Synthesis and Stability of an Eight-Coordinated Fe3O4 High-Pressure Phase: Implications for the Mantle Structure of Super-Earths

1C. C. Zurkowski,1J. Yang,1S. Chariton,2V. B. Prakapenka,1Y. Fei
Journal of Geophysical Research (Planets) (in Press) Open Access Link to Article [https://doi.org/10.1029/2022JE007344]
1Earth and Planets Laboratory, Carnegie Institution for Science, Washington, DC, USA
2Center for Advanced Radiation Sources, The University of Chicago, Lemont, IL, USA
Published by arrangement with John Wiley & Sons

Super-Earths ranging up to 10 Earth masses (ME) with Earth-like density are common among the observed exoplanets thus far, but their measured masses and radii do not uniquely elucidate their internal structure. Exploring the phase transitions in the Mg-silicates that define the mantle-structure of super-Earths is critical to characterizing their interiors, yet the relevant terapascal conditions are experimentally challenging for direct structural analysis. Here we investigated the crystal chemistry of Fe3O4 as a low-pressure analog to Mg2SiO4 between 45–115 GPa and up to 3000 K using powder and single crystal X-ray diffraction in the laser-heated diamond anvil cell. Between 60–115 GPa and above 2000 K, Fe3O4 adopts an 8-fold coordinated Th3P4-type structure (I-43d, Z = 4) with disordered Fe2+ and Fe3+ into one metal site. This Fe-oxide phase is isostructural with that predicted for Mg2SiO4 above 500 GPa in super-Earth mantles and suggests that Mg2SiO4 can incorporate both ferric and ferrous iron at these conditions. The pressure-volume behavior observed in this 8-fold coordinated Fe3O4 indicates a maximum 4% density increase across the 6- to 8-fold coordination transition in the analog Mg-silicate. Reassessment of the FeO—Fe3O4 fugacity buffer considering the Fe3O4 phase relationships identified in this study reveals that increasing pressure and temperature to 120 GPa and 3000 K in Earth and planetary mantles drives iron toward oxidation.

Sedimentological and Geochemical Perspectives on a Marginal Lake Environment Recorded in the Hartmann’s Valley and Karasburg Members of the Murray Formation, Gale Crater, Mars

1S. Gwizd et al. (>10)
Journal of Geophysical Research (Planets) (in Press) Open Access Link to Article [https://doi.org/10.1029/2022JE007280]
1Department of Earth and Planetary Sciences, University of Tennessee at Knoxville, Knoxville, TN, USA
Published by arrangement with John Wiley & Sons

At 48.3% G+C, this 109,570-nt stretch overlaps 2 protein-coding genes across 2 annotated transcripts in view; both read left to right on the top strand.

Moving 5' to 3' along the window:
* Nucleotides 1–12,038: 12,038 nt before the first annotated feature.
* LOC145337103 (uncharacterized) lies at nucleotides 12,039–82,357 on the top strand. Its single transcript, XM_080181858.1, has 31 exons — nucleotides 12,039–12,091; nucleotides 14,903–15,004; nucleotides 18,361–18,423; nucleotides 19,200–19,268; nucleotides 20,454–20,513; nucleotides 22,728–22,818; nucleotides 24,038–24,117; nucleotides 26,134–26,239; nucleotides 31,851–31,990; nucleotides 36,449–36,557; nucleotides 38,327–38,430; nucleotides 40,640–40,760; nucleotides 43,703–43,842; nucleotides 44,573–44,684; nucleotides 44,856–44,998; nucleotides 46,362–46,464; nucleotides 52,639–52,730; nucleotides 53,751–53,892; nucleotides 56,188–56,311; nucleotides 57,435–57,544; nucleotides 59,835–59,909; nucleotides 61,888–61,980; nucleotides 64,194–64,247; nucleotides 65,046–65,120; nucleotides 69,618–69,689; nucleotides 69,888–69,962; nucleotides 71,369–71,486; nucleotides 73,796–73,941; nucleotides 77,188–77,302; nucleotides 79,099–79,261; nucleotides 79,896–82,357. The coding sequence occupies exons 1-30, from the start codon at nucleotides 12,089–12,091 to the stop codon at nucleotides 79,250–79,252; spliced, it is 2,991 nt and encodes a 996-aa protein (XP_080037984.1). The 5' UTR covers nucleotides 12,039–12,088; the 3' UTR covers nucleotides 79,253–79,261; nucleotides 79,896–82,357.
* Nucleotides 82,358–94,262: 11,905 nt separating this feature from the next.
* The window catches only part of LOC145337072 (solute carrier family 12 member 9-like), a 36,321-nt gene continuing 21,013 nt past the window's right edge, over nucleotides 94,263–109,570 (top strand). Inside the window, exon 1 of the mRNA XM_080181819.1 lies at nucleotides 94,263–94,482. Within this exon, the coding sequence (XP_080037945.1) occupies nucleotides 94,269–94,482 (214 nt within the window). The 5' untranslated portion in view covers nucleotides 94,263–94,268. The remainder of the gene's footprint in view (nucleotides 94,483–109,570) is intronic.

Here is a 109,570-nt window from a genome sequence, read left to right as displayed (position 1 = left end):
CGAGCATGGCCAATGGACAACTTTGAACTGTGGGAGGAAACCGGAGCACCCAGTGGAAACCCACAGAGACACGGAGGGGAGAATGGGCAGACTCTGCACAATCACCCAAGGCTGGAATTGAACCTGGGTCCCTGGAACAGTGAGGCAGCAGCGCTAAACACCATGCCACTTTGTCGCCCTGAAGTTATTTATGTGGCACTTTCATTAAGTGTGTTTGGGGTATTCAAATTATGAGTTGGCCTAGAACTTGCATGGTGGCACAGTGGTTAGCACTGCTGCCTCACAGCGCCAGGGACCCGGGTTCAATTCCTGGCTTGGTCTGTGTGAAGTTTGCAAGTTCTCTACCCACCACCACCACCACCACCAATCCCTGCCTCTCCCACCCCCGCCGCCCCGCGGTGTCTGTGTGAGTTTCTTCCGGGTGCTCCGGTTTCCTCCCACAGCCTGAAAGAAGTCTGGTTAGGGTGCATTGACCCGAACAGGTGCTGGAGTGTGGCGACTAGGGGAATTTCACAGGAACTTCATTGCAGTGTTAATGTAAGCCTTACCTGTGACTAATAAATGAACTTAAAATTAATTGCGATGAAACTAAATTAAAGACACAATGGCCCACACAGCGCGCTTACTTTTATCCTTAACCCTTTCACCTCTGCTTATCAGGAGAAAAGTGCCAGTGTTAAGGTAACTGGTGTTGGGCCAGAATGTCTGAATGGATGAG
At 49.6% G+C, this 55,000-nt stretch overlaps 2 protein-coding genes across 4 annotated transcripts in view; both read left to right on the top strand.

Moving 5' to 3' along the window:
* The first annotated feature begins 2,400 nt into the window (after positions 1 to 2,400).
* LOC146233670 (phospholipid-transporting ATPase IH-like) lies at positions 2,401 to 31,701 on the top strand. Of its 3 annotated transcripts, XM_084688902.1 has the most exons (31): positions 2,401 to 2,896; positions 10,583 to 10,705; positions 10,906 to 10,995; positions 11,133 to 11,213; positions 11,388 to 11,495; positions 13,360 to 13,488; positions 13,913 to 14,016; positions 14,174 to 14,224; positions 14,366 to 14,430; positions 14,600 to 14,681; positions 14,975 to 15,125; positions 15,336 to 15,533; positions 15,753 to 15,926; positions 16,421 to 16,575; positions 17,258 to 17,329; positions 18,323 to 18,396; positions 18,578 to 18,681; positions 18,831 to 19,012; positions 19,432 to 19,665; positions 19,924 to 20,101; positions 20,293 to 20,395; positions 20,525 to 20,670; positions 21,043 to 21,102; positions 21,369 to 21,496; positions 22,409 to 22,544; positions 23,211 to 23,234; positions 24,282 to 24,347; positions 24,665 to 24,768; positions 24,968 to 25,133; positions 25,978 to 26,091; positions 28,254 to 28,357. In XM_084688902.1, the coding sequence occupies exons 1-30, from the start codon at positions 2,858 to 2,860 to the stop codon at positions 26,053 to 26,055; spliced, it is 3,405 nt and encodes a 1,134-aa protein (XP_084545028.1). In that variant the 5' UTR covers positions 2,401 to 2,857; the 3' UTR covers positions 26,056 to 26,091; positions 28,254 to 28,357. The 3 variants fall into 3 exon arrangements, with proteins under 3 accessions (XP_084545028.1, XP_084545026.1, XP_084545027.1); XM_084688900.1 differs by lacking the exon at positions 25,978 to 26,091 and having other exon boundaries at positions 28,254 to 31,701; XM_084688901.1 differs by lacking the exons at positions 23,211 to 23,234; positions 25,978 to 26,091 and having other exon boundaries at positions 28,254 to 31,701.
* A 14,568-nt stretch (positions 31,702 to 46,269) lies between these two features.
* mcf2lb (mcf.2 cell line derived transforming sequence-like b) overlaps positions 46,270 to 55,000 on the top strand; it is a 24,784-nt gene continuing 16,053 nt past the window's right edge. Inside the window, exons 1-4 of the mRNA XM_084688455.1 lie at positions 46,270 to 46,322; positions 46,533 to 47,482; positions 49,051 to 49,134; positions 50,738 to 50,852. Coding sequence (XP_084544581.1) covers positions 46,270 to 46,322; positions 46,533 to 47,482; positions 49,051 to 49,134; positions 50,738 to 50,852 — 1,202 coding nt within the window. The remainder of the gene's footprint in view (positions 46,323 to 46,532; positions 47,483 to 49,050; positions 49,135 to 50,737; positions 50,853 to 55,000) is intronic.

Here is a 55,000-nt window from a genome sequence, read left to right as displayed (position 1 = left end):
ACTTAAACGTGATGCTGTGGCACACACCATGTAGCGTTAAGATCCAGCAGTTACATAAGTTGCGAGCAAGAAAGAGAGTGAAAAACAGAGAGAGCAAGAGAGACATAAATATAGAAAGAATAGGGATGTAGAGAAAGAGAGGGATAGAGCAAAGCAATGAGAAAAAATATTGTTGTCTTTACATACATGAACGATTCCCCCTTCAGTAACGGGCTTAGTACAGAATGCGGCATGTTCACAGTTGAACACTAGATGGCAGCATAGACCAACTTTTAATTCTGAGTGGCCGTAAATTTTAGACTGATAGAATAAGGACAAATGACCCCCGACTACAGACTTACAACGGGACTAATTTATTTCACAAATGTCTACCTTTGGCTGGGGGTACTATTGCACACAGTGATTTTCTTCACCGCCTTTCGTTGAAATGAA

This study utilizes instruments from the Curiosity rover payload to develop an integrated paleoenvironmental and compositional reconstruction for the 65-m thick interval of stratigraphy comprising the Hartmann’s Valley and Karasburg members of the Murray formation, Gale crater, Mars. The stratigraphy consists of cross-stratified sandstone (Facies 1), planar-laminated sandstone (Facies 2), and planar-laminated mudstone (Facies 3). Facies 1 is composed of sandstone showing truncated sets of concave-curvilinear laminae stacked into cosets. Sets are estimated to be meter-to sub-meter-scale, consistent with low-height dunes. Thin stratigraphic intervals of Facies 1 and stacking patterns with Facies 2 and 3 support a wet aeolian dune interpretation. Meter-thick packages of planar-laminated sandstone (Facies 2) are interpreted to represent interfingering dune-interdune strata. Facies 3 consists of meter-thick packages of planar-laminated mudstone interpreted to represent lacustrine deposition with persistent standing water. Integration of geochemistry with each facies reveals some compositional control based on the depositional process. Models for source rock composition from Alpha Particle X-Ray Spectrometer measurements show that facies derived from a basaltic source. Alteration indices and geochemical trends provide evidence that moderate chemical weathering occurred before compositional changes due to diagenesis. Differences in wt% FeO(T) and TiO2 between facies are minimal, though trends point to sediment sorting in transport. Comparisons to terrestrial basaltic sedimentary systems indicate that the Hartmann’s Valley and Karasburg facies reflect deposition in an environment where diverse subaqueous and subaerial facies persisted adjacent to a long-lived body of water.